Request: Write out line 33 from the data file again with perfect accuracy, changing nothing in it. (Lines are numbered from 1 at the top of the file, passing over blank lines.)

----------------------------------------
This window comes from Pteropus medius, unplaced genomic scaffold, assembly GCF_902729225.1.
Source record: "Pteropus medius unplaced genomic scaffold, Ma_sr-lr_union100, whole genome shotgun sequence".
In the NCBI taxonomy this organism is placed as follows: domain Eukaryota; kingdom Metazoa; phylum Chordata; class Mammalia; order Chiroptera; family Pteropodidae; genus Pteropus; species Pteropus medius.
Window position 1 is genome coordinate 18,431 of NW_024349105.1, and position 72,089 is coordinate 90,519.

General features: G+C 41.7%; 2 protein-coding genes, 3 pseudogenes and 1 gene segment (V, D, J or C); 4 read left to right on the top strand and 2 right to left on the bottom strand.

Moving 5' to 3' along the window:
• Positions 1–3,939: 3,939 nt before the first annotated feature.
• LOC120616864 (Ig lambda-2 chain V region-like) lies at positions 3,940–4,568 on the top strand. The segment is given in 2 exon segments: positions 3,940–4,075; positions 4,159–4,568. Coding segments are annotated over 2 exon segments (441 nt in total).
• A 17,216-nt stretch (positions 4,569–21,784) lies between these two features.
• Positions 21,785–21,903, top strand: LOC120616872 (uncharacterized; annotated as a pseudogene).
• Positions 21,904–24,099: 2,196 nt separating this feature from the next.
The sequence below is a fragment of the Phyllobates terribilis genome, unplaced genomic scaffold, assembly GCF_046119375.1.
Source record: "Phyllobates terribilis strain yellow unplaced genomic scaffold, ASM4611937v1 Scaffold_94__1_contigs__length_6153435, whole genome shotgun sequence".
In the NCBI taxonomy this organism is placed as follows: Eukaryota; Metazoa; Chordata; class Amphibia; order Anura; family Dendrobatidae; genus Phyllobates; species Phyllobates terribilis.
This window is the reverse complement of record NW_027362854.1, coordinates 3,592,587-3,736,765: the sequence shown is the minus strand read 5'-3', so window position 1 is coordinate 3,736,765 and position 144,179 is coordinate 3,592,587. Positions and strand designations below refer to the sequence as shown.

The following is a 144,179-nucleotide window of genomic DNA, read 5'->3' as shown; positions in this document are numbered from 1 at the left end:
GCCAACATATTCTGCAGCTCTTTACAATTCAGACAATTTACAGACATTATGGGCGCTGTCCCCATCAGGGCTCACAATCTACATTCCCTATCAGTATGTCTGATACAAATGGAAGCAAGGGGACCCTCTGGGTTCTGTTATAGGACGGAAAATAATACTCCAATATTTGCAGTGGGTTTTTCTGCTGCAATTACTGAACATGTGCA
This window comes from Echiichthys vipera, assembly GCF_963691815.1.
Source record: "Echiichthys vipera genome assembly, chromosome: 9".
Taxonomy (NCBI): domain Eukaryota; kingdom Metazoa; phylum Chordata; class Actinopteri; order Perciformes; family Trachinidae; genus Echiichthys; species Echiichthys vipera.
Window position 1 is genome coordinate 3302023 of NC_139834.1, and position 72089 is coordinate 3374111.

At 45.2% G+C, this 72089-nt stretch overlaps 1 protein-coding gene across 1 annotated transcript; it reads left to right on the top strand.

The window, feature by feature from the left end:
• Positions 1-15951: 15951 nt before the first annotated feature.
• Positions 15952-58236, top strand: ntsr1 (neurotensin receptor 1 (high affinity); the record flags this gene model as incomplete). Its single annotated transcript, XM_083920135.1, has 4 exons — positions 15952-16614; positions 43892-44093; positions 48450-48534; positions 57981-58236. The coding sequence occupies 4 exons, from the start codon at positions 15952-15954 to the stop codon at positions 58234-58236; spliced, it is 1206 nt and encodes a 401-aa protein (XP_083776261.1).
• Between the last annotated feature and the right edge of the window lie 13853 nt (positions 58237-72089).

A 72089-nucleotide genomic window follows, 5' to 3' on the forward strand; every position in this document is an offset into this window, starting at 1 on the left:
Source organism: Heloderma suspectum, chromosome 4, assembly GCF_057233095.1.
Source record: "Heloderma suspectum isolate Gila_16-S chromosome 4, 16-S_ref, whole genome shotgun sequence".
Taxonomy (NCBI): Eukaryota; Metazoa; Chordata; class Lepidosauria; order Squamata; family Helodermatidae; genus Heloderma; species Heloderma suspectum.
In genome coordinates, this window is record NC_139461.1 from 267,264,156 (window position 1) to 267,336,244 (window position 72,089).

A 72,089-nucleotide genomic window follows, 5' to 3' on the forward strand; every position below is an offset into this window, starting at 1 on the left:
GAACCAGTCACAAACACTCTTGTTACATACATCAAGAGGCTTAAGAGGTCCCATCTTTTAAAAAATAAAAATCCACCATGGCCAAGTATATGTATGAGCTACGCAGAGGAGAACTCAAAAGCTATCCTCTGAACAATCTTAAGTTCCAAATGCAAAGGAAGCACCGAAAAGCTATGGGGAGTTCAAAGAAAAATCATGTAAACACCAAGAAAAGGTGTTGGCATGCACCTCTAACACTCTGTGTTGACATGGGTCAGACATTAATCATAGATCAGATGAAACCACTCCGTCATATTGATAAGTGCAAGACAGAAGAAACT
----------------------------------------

GAACCAGTCACAAACACTCTTGTTACATACATCAAGAGGCTTAAGAGGTCCCATCTTTTAAAAAATAAAAATCCACCATGGCCAAGTATATGTATGAGCTACGCAGAGGAGAACTCAAAAGCTATCCTCTGAACAATCTTAAGTTCCAAATGCAAAGGAAGCACCGAAAAGCTATGGGGAGTTCAAAGAAAAATCATGTAAACACCAAGAAAAGGTGTTGGCATGCACCTCTAACACTCTGTGTTGACATGGGTCAGACATTAATCATAGATCAGATGAAACCACTCCGTCATATTGATAAGTGCAAGACAGAAGAAACT